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Biochemistry. 2000 May 16;39(19):5738-49.

Phosphorylation modulates the affinity of light-activated rhodopsin for G protein and arrestin.

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1
Department of Biochemistry and Biophysics, University of Pennsylvania Medical Center, Philadelphia, Pennsylvania 19104-6059, USA.

Abstract

Reduced effector activity and binding of arrestin are widely accepted consequences of GPCR phosphorylation. However, the effect of receptor multiphosphorylation on G protein activation and arrestin binding parameters has not previously been quantitatively examined. We have found receptor phosphorylation to alter both G protein and arrestin binding constants for light-activated rhodopsin in proportion to phosphorylation stoichiometry. Rod disk membranes containing different average receptor phosphorylation stoichiometries were combined with G protein or arrestin, and titrated with a series of brief light flashes. Binding of G(t) or arrestin to activated rhodopsin augmented the 390 nm MII optical absorption signal by stabilizing MII as MII.G or MII.Arr. The concentration of active arrestin or G(t) and the binding constant of each to MII were determined using a nonlinear least-squares (Simplex) reaction model analysis of the titration data. The binding affinity of phosphorylated MII for G(t) decreased while that for arrestin increased with each added phosphate. G(t) binds more tightly to MII at phosphorylation levels less than or equal to two phosphates per rhodopsin; at higher phosphorylation levels, arrestin binding is favored. However, arrestin was found to bind much more slowly than G(t) at all phosphorylation levels, perhaps allowing time for phosphorylation to gradually reduce receptor-G protein interaction before arrestin capping of rhodopsin. Sensitivity of the binding constants to ionic strength suggests that a strong membrane electrostatic component is involved in both the reduction of G(t) binding and the increase of arrestin binding with increasing rhodopsin phosphorylation.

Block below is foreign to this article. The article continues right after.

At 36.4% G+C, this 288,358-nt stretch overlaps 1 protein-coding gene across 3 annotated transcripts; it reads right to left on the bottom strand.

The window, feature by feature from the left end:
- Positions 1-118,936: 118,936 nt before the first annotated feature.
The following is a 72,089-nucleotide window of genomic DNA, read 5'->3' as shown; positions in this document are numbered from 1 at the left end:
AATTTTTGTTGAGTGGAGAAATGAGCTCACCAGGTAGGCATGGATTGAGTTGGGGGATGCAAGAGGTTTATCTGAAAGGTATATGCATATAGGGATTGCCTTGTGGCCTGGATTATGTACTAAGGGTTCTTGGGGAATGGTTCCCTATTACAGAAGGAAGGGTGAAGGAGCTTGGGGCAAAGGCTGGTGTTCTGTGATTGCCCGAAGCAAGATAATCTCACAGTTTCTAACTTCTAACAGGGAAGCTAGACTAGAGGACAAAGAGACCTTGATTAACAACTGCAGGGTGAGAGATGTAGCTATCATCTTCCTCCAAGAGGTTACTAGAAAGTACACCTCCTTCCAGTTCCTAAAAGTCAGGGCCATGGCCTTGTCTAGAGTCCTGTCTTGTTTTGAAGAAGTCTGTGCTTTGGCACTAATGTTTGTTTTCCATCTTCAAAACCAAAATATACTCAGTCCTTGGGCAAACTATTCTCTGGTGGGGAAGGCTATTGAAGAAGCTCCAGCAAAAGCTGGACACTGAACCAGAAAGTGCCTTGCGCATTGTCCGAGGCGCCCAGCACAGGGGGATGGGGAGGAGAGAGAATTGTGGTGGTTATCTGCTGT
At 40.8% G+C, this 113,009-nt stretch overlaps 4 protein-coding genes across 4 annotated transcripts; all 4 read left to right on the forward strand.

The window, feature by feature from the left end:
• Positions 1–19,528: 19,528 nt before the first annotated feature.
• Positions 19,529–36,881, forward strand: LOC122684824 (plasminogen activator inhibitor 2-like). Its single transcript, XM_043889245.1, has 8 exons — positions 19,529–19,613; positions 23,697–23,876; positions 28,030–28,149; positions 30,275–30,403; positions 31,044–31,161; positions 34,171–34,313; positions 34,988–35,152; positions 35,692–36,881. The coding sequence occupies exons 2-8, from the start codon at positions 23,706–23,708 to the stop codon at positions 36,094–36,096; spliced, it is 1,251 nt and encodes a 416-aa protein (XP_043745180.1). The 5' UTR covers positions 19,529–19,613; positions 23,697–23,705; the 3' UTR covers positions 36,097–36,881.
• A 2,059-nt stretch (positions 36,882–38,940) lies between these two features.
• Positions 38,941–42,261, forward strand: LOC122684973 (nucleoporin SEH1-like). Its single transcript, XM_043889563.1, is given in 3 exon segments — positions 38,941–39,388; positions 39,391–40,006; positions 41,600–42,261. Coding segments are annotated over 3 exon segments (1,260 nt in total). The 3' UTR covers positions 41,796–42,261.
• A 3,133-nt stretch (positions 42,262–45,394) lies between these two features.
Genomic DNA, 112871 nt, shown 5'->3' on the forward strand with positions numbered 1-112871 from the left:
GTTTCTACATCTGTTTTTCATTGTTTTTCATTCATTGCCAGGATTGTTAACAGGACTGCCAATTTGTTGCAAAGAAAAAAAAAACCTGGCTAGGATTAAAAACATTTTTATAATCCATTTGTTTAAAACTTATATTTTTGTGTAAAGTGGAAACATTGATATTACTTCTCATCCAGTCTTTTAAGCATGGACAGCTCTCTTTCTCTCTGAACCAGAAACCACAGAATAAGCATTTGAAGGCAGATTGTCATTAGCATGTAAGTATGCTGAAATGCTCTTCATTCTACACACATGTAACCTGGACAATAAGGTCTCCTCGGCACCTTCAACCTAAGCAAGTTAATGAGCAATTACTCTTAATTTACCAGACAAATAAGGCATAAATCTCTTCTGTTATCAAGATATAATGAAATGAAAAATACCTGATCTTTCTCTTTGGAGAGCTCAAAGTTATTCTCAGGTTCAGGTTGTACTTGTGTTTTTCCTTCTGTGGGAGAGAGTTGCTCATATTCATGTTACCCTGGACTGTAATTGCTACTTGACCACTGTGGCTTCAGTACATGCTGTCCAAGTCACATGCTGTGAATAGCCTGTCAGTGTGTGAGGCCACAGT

PMID:
10801324
[Indexed for MEDLINE]
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